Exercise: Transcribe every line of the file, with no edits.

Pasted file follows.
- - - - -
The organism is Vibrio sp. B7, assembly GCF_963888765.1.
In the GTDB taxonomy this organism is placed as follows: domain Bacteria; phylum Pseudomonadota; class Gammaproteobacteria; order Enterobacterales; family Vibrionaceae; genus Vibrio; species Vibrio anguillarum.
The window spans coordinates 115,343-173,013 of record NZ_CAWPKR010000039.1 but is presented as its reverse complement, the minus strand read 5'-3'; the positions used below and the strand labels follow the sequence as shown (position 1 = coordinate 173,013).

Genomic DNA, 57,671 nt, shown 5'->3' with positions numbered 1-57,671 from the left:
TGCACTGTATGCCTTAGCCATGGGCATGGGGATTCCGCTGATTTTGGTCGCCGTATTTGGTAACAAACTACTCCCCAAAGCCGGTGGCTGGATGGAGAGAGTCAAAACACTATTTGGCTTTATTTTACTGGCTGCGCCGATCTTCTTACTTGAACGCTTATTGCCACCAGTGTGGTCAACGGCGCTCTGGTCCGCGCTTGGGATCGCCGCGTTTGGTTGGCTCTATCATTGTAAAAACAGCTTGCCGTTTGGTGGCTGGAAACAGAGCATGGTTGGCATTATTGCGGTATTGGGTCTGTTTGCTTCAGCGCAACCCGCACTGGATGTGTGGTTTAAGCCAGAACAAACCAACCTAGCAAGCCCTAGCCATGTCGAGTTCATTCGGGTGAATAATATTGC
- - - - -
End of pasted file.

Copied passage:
The organism is Vibrio sp. B7, assembly GCF_963888765.1.
In the GTDB taxonomy this organism is placed as follows: domain Bacteria; phylum Pseudomonadota; class Gammaproteobacteria; order Enterobacterales; family Vibrionaceae; genus Vibrio; species Vibrio anguillarum.
The window spans coordinates 115,343-173,013 of record NZ_CAWPKR010000039.1 but is presented as its reverse complement, the minus strand read 5'-3'; the positions used below and the strand labels follow the sequence as shown (position 1 = coordinate 173,013).

Genomic DNA, 57,671 nt, shown 5'->3' with positions numbered 1-57,671 from the left:
TGCACTGTATGCCTTAGCCATGGGCATGGGGATTCCGCTGATTTTGGTCGCCGTATTTGGTAACAAACTACTCCCCAAAGCCGGTGGCTGGATGGAGAGAGTCAAAACACTATTTGGCTTTATTTTACTGGCTGCGCCGATCTTCTTACTTGAACGCTTATTGCCACCAGTGTGGTCAACGGCGCTCTGGTCCGCGCTTGGGATCGCCGCGTTTGGTTGGCTCTATCATTGTAAAAACAGCTTGCCGTTTGGTGGCTGGAAACAGAGCATGGTTGGCATTATTGCGGTATTGGGTCTGTTTGCTTCAGCGCAACCCGCACTGGATGTGTGGTTTAAGCCAGAACAAACCAACCTAGCAAGCCCTAGCCATGTCGAGTTCATTCGGGTGAATAATATTGC